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Government extends evictions ban once more, this time until 31st May

Housing minister says that despite Government's roadmap to Covid restrictions being wound-down, tenants still need protecting from eviction.

Nigel Lewis

The Government has once more extended the bailiff evictions, this time until May 31st, a two month extension to the existing arrangements that were due to expire on March 31st.

Ministers have been under extreme pressure in recent weeks to give renters more protection from eviction despite light at the end of the tunnel for an end to restrictions.

Housing Secretary Robert Jenrick (pictured, above) says that, despite this roadmap, tenants still need to have a breathing space to clear their rent arrears and get their finances back on track.

As well as an extension to the bailiff ban, landlords and letting agents will also still have to give six months’ notice of their intention to evict. This means tenants some tenants who are served with evictions notices late in May won’t face physical eviction until at least November.

“These measures build on the government’s action to provide financial support as restrictions are lifted over the coming months – extending the furlough scheme, business rates holiday and the Universal Credit uplift,” says Jenrick.

Rent arrears

But the National Residential Landlords Association has criticised the announcement saying it makes no provision to help either tenants or landlords hanging on by their finger nails financially after 12 months of Covid.

Ben Beadle TDS Northern Ireland“If the Chancellor wants to avoid causing a homelessness crisis, he must develop an urgent financial package including interest free, government guaranteed loans to help tenants in arrears to pay off rent debts built since March 2020,” says Ben Beadle, its Chief Executive (pictured).

“This is vital for those who do not qualify for benefit support. Without this, more tenants face losing their homes, and many will carry damaged credit scores, making it more difficult to rent in the future and causing huge pressure on local authorities when they can least manage it.”

Several exemptions to the ban have been allowed. These are anti-social behaviour (4 weeks’ notice); false statements provided by the tenant (2 to 4 weeks’ notice); over 6 months’ accumulated rent arrears (4 weeks’ notice) and breach of immigration rules under the ‘Right to Rent’ policy (3 months’ notice).


Timothy Douglas, Policy and Campaigns Manager, ARLA Propertymark (left), says: “The UK Government has yet again extended the ban on evictions in England, without putting any additional and specific measures in place to support the sector.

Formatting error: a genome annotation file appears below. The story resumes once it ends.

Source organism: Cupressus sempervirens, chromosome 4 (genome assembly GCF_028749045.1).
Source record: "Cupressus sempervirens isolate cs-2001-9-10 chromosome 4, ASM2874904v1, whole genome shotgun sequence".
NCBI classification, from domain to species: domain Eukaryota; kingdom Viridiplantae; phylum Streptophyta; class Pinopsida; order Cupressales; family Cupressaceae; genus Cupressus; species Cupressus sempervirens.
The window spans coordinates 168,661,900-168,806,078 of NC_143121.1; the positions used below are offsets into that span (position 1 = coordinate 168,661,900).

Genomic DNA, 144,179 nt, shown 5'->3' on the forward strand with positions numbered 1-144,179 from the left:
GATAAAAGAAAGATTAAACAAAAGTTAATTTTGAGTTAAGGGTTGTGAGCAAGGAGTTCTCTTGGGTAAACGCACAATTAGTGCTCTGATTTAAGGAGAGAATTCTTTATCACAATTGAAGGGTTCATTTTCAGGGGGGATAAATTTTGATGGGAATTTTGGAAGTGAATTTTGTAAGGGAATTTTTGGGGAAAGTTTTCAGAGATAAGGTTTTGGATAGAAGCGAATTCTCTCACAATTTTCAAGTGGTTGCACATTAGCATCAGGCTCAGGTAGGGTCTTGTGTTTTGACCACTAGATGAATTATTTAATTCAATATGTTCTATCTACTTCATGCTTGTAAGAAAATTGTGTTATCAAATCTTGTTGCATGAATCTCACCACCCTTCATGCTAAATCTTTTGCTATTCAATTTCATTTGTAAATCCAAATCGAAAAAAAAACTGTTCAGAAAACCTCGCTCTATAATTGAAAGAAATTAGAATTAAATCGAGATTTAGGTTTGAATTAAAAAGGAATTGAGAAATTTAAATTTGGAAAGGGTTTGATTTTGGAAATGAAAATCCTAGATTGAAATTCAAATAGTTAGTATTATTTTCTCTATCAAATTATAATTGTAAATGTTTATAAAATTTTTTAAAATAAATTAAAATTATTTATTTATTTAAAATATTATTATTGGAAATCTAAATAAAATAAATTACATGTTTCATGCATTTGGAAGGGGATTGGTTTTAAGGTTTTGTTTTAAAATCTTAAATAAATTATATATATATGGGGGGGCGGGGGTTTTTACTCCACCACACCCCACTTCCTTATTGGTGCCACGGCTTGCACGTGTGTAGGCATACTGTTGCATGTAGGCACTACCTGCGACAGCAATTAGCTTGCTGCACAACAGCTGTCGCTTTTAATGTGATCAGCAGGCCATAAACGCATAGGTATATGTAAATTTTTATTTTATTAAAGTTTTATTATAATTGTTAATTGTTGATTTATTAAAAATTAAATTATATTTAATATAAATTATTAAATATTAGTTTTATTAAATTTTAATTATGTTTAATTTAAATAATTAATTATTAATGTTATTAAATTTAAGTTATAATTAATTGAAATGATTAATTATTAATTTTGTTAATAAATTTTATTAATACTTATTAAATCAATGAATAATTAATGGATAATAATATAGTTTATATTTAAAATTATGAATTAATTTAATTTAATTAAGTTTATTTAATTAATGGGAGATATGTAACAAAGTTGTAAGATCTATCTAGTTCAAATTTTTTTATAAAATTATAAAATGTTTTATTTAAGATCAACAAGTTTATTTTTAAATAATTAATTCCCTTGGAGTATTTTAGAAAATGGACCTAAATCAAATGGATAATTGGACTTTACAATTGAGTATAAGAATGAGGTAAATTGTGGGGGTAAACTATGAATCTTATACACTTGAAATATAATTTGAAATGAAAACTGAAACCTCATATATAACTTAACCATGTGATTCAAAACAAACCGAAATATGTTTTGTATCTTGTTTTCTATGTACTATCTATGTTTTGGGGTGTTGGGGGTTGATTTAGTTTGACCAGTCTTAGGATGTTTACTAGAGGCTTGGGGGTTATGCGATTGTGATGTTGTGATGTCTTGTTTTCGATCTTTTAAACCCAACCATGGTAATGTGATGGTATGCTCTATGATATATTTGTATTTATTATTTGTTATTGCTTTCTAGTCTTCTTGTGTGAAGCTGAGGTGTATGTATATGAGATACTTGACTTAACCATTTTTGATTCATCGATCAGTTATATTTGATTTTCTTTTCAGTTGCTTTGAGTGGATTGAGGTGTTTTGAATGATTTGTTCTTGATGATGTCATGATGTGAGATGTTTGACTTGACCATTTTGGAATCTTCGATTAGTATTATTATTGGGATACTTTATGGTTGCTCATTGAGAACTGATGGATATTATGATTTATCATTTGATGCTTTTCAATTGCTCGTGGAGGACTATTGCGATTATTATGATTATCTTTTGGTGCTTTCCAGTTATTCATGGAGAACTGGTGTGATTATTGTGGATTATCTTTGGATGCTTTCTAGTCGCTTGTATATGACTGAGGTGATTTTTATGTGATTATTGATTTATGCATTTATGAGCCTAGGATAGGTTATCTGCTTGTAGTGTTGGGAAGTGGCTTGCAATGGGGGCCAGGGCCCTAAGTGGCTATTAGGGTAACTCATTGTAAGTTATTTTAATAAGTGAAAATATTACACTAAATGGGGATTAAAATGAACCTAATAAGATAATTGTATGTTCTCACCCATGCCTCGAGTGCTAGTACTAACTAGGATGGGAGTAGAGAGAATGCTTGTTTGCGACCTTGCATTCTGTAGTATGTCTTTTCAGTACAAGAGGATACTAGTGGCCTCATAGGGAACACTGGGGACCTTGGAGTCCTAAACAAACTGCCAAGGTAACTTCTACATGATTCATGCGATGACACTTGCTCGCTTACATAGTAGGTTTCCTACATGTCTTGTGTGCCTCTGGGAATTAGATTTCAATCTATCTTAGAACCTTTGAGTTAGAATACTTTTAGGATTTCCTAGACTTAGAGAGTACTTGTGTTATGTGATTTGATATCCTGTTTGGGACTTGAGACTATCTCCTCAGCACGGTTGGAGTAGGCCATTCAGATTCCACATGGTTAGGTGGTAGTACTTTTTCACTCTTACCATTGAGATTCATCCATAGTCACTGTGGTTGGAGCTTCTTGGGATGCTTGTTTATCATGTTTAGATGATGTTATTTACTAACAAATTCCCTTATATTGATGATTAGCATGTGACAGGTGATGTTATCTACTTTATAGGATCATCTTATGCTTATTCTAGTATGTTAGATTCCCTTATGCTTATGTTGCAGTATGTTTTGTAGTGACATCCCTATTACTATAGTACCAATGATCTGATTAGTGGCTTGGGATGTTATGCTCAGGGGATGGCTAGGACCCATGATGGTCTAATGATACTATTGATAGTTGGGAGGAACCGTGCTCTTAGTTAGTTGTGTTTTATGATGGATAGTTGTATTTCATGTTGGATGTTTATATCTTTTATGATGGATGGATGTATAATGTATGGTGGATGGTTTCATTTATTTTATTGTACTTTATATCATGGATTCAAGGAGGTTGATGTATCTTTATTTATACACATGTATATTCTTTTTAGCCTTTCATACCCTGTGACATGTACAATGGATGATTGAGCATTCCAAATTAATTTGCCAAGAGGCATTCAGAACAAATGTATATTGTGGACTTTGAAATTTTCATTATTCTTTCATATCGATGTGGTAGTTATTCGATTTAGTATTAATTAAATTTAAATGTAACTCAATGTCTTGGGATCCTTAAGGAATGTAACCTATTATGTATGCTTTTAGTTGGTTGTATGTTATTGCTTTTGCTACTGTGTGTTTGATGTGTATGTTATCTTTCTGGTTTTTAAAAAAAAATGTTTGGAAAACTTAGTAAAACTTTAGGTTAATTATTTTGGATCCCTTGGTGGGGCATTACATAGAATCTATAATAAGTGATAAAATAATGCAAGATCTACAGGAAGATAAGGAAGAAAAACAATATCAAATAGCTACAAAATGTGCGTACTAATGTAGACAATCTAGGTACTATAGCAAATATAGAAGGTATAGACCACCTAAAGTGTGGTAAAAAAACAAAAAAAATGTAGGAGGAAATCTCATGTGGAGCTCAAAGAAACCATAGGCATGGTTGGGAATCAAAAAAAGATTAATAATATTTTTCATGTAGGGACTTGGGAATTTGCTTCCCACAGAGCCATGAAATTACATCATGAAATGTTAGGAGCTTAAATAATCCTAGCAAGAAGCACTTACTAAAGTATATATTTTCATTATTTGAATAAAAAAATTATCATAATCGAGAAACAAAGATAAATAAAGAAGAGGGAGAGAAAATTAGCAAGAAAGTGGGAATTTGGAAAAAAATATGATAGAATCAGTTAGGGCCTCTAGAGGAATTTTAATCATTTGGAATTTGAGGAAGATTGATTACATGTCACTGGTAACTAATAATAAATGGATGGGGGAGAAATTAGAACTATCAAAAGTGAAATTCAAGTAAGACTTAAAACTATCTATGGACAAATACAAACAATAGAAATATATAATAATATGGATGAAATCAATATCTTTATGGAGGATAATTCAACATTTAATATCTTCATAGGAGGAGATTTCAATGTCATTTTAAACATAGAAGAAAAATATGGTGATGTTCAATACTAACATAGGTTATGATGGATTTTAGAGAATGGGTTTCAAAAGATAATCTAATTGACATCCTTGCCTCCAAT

“With the furlough scheme extended until September, it is likely that we will see further changes in the months ahead. To this end, we urge the UK Government to consider a wider strategy and plan for how the sector can deal with rent arrears and the backlog of eviction cases, to avoid a mounting crisis.

“As the impact of Covid continues to bite with household debt and unemployment rates rising, we remain concerned about how tenants will avoid future rent arrears and landlords will remain incentivised to stay in the market. Rather than short term measures that are not helping those renters that need it most, the UK Government must focus on providing long-term support to help renters clear the debt and arrears they have built up during the pandemic.”

March 10, 2021


  1. I have started to have problems with two tenants not paying out of 32 tenancies.

    They are not in vulnerable jobs in the hospitality/entertainment sectors.

    One works for Taylor Wimpey and the other is a warehouse worker.

    The warehouse worker has started to bring himself up to date.

    The Taylor Wimpey employee is taking the p_ss. He knows that I cannot do anything against him.

    Am I alone in finding working people abusing the latitude the government has enforced on the PRS?

  2. Re, – despite ” Covid restrictions being wound-down, tenants still need protecting from eviction. ”
    The Government have certainly got long term measures in place to prevent a large number of evictions.
    Review hearings will seek to ‘weed out’ any legal – technical anomalies. Any missing ‘ i ‘s’ or ‘ t ‘s ‘ or non-compliance with any aspect of the law will prevent that eviction ‘problem’ for the Tenant ( and government )
    The Debt respite Breathing space will allow Tenants to approach a debt advisor who will seek a ‘solution’. That is a solution to the Tenants debt, not the landlord financial loss !
    Available solutions include IVA’s, DRO’s or bankruptcy, all of which write-off either 75% or the whole of the debt. Tenants have been using such means in a ( relatively ) very small number of cases for some time. – Expect that to change !

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